Critter Files was dreamed about long before we officially launched last Dec. 8, 2013 and started because we knew that critter stories weren’t just click bait or attempts to get readers to go awww.
We believe that when people recognize the lessons we can learn from critters, we have a better understanding of ourselves, whether it’s birds or guinea pigs, moose or sharks. Or even moose-eating sharks.
For years, we’ve had a critter count between us. At the beginning of each year, the count would be reset to zero and we would challenge each other to see who could write the most critter stories for our newspapers. We were lucky to live in regions where lots of critters managed to come into some kind of encounters with humans. Each of us counted ourselves as winners.
But we always wondered why there wasn’t there ever a single source for all critter news. When we finally had the chance to start Critter Files, we realized that we weren’t the only readers who loved these stories.
Some of you have found us through word-of-mouth, through the advocacy work you do with rescue organizations like the Mia Foundation, the rescue group that helps pets with extreme birth defects or Gozques, which aims to help the hundreds of stray dogs in Colombia.
Tragedies and the awareness of how loyal our canine companions really are brought many of you to discover us for the first time.
When Danny the service dog whose owner RCMP Cst. Dave Ross was killed in the line of duty in Moncton, the German Shepherd’s devotion at the memorial service had many across Canada in tears. And when Cpl. Nathan Cirillo was killed by an extremist outside the National War Memorial in Ottawa, our story about his love of dogs left many readers aware of how one man could have a major impact on so many people and critters’ lives.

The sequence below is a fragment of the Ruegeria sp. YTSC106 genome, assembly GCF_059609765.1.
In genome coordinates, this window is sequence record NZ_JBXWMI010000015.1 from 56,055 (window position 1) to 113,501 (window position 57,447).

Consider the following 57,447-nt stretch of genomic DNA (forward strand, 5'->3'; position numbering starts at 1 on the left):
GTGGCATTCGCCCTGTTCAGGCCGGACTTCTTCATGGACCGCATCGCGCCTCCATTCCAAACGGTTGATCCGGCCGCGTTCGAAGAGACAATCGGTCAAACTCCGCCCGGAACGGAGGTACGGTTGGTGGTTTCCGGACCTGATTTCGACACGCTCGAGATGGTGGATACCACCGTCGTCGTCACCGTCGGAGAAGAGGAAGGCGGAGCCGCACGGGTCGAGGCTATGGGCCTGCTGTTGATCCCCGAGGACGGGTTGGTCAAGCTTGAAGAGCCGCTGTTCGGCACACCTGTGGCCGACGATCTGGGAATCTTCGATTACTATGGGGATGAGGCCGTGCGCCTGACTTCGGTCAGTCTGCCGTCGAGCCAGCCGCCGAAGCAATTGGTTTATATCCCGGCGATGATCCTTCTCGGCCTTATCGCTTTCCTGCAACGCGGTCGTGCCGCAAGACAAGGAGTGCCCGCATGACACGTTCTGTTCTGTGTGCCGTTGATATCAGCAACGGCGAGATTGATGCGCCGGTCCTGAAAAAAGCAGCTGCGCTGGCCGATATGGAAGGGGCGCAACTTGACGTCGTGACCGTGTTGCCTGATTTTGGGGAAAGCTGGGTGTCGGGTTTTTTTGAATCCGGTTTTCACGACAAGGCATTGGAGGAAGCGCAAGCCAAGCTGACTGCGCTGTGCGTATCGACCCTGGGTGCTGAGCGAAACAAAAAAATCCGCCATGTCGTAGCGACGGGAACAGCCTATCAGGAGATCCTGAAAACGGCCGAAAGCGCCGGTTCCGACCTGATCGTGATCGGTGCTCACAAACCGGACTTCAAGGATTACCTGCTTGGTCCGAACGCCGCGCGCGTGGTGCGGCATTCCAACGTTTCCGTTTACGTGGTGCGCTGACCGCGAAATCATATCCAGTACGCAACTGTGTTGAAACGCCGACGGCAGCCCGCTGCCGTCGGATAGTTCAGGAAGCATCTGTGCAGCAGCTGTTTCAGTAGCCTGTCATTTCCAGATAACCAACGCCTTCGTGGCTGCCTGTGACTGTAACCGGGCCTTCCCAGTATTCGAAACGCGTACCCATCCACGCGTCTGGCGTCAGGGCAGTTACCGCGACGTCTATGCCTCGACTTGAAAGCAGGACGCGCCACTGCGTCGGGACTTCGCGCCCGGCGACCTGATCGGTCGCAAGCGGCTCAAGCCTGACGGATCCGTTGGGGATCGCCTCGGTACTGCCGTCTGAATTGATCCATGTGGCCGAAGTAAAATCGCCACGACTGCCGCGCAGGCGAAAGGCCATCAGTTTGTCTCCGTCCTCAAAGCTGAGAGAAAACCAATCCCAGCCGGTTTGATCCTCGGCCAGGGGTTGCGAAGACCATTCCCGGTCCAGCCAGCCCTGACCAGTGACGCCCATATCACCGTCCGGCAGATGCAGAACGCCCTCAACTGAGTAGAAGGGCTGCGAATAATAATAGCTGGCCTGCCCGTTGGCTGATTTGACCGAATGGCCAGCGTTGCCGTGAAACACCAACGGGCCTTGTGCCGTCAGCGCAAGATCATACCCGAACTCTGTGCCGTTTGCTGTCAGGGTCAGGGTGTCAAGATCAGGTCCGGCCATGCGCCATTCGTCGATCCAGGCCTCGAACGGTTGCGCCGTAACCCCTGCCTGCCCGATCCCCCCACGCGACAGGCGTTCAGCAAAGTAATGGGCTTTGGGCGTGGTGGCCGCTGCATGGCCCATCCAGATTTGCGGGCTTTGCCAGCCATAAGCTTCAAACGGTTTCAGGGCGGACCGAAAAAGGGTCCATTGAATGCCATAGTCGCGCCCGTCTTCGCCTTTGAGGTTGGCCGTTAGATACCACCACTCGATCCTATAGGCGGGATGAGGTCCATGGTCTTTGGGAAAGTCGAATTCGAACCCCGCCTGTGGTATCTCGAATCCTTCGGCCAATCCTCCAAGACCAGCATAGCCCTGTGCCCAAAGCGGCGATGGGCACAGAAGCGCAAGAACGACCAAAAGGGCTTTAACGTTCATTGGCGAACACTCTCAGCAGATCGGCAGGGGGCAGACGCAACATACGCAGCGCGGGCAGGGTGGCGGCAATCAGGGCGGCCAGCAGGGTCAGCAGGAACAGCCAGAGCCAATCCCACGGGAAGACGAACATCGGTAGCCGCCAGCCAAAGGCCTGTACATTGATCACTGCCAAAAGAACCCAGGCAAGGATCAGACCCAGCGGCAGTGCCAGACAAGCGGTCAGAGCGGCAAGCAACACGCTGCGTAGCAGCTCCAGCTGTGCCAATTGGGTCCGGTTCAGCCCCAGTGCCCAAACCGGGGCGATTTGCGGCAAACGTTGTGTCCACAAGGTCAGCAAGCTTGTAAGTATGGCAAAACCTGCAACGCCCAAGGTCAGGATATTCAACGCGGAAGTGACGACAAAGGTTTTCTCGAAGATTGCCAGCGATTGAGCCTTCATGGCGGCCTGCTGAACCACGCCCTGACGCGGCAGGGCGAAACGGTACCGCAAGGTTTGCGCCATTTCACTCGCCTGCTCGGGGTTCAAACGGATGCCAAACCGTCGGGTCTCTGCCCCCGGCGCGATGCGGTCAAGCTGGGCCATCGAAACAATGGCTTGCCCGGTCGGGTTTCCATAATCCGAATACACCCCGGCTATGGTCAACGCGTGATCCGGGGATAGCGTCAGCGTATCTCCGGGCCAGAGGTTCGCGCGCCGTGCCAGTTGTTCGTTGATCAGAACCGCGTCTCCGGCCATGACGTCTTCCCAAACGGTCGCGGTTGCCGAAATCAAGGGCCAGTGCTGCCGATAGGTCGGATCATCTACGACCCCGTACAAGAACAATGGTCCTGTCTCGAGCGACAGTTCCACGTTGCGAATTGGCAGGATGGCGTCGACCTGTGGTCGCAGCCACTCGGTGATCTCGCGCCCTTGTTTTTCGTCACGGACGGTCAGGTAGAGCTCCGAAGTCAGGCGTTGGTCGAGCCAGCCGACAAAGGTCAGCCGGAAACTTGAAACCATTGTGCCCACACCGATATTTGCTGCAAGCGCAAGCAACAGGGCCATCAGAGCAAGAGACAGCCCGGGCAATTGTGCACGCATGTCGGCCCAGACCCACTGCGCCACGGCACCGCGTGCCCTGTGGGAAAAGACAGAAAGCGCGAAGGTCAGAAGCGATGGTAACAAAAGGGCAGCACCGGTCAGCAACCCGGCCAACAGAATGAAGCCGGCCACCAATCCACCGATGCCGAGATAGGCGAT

Others have found us through strange searches–we get a surprising number of hits every week from curious people typing in tourists humping and we get a lot of satisfaction knowing that the sight of an elephant straddling a car may not be exactly the image they were searching for.
Some of our most viral stories come from us recognizing there are stories out there that need to be told. When a travel company eliminated unethical Thai elephant rides, you let us know this was important to you and the decisions you make on where to vacation.
Or when we told our readers about a petition circulating to outlaw dog brothels, you were among the tens of thousands who signed up to let officials know that the practice was grotesque and deserved to be shut down.
Please keep reading and continue to let us know what stories you like and the stories we’re missing. We are around for the long term and as long as you’re out there and keep checking in with us, we’ll keep typing like our monkey mascot to bring you critter files from around the world.
Dawn and Peg